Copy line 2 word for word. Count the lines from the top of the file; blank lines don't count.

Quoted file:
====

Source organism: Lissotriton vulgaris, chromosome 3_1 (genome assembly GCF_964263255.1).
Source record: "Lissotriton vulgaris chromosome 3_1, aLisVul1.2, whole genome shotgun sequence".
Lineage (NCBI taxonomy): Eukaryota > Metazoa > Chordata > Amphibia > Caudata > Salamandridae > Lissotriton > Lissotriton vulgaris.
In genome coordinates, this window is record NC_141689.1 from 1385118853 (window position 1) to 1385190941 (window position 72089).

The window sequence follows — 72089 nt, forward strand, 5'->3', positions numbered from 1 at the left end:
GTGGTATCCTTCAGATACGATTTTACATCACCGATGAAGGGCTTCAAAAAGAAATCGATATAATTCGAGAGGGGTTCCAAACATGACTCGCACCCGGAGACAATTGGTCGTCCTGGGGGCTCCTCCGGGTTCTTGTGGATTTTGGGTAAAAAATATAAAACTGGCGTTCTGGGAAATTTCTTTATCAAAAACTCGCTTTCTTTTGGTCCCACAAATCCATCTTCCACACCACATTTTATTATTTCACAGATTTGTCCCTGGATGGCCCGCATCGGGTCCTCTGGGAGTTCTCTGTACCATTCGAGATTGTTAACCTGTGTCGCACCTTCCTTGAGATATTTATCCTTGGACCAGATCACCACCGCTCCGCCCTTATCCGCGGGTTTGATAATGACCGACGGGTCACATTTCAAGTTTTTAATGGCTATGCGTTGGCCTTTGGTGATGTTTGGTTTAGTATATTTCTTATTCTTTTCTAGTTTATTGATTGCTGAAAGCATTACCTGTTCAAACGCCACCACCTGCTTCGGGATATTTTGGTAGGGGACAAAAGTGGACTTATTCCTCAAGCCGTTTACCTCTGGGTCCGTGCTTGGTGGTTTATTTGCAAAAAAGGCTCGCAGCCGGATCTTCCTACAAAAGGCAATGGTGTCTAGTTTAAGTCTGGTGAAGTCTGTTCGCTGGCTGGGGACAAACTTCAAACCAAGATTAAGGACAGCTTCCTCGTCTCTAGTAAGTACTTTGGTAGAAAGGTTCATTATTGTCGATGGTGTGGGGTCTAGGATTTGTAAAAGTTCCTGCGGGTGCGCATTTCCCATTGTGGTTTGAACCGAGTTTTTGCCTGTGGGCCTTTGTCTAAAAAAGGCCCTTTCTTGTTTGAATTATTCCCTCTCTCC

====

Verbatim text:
Source record: "Lissotriton vulgaris chromosome 3_1, aLisVul1.2, whole genome shotgun sequence".